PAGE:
William Doonan

I write books and stories.

MedicineLand: Chapter Forty-Six

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Sambat Chodhoury, known to his friends and enemies alike as Baker, sat back in the Aeron chair and waited as the  video link stabilized.  Mr. Kessler has some questions for you, Hammermill told him.

So let him ask.  Baker had a direct link to Kessler and they spoke at least twice a week, so he was pissed off at having to be here today.  Hammermill was a quicker man than he had anticipated, and Baker was good at anticipating men.

As section chief for California, Washington, and Oregon, Baker was responsible for the overall management of three SUBA kitchens, representing more than half of their global production.  Under his leadership, market shares had grown more then 12% annually for the last four years.  The recent acquisition of the Avenal Mexican Brothers kitchen was a new feather in his cap.

“Mr. Kessler is currently in Costa Rica.”  Hammermill sat across from him.  “We had a retreat there last month.  We went fishing. I caught a porpoise.  Had to let it go.”

“I don’t like you,” Baker told him.  “I’m working on an internal investigation.  If it impacts you, I will let you know.”

Hammermill put his feet up on the table.  “It already impacts me,” he said.  “I love what I saw on the surveillance of LaPorte’s recent lab activities.  I figured that this new chemistry was yours and I like it very much.  The implications for us are huge.  Can you attenuate it?  Can you manufacture it in bulk, because there are some profit-sharing issues that need to be resolved.?”

Baker frowned as the connection was made.  Both men looked up as Luther Kessler’s face appeared on the screen.

“You look well, sir,” Hammermill said.

“What’s the problem?”  Kessler asked.  “I don’t like problems.”

Hammermill took his feet off the table.  “Problem is this,” he began.  “We had a clear understanding that LaPorte was going to work with us.  Our contract with the Department of Corrections, providing them with calming and addictive products is very specific.  The governor has not only endorsed this project but increased its funding.  We make the prisoners docile.  This reduces the per-capita incarceration costs.”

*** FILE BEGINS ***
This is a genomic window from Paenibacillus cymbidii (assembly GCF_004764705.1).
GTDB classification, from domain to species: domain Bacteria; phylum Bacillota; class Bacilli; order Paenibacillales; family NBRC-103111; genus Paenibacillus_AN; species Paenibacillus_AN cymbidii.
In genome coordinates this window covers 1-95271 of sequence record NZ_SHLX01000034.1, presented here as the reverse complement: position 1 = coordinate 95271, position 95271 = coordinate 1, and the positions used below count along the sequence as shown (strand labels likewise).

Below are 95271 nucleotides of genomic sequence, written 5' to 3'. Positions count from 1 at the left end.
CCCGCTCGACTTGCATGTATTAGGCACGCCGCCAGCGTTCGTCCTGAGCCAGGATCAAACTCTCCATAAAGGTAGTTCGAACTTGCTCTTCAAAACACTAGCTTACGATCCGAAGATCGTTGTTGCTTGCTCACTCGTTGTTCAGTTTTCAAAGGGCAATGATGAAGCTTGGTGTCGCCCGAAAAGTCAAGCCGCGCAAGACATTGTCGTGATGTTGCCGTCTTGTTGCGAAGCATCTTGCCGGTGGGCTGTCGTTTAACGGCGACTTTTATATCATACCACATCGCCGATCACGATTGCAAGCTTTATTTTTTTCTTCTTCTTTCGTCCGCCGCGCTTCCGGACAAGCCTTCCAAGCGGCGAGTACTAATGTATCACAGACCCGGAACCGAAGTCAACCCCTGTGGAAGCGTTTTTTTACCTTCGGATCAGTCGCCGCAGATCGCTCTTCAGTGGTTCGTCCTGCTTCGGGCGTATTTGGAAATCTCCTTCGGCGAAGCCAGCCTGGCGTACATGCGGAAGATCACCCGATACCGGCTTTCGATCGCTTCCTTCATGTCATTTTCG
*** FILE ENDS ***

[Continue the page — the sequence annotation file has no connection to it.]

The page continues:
“That is my understanding,” Kessler said.

“But then Mr. Baker here retasked Mr. LaPorte.  Had him working on a new composite that appears to kill mice but might have promise in terms of docility.”

“Docility,” Kessler repeated.

“It means calming.  If attenuated and reduced and properly dosed, this new chemical component could make prisoner care far less expensive.  And if that’s the case, Sentec is entitled to the contract, since we bought LaPorte.”

“I know what docility means, Brice.”  Kessler frowned.  “But from what I hear, this stuff kills most people, and those who live are brain-dead.”

“For now,” Hammermill interjected.  “Remember when they did the first human testing array for NutraSweet?  Six hundred Nicaraguans went blind.  Good things take time.  All I’m saying is that La Porte is ours now and if this product survives a beta test and makes its way to California prisons, Sentec should benefit.”

Kessler picked at a tooth.  “What do you say, Baker?”

Baker shrugged.  “I told you a number of year ago that Adam LaPorte was the best I’ve ever seen.  I made him chief Candlestick maker for that very reason.  He wanted out.  We told him no.  He wanted out real bad, we told him no, then we made him pay and found him a job at one of our legit enterprises.  So what does it matter?  He still works for us, right?”

Hammermill rolled his eyes.  “Look,” he said, “I run a very profitable unit here.  This state currently incarcerates more than 160,000 felons.  Our donuts and snack cakes are eaten by upwards of 60% of those.  We’re expanding.  If LaPorte gets our current snack project online, we have assurances from the governor that we can move into every correctional facility in the state.  It saves them money.”

“It saves them money,” Kessler agreed.

“I’m not sure if you get the papers down there,” Hammermill continued, “but the governor unveiled his new budget today.  There’s nothing in there about prisons, do you know why?”

Kessler’s face stared from the monitor.  “Yes, Brice,” he said.  “I know why because I spoke to Mr. Schwarzenegger yesterday.  I told him I could reduce costs so that he wouldn’t have to renegotiate with the prison guards union, and do you know what he said?”

“What?” Hammermill asked.

“He said, ‘Do it,’”  Kessler said the words in the accent that every Californian now used when imitating the new governor.

“So what does that mean for us?” Hammermill asked.

Baker stood up and stuffed the briefing packet into his case.  “It means that we can encourage Mr. LaPorte’s activities and profit jointly.  I’ll take 75% of the franchise, if it ever comes to be.”

“No way,” said Hammermill.  “You sold him to me.  I get at least 75%.”

“Shut up,” Kessler boomed.  “Baker gets half, you get half.  I’m glad we’re agreed.”

Hammermill shook his head.  “You’re a hard man,” he said.

Kessler grinned.  “That’s why they call me the Butcher.”

Written by williamdoonan

July 4, 2013 at 10:32 am

Posted in Fiction, MedicineLand

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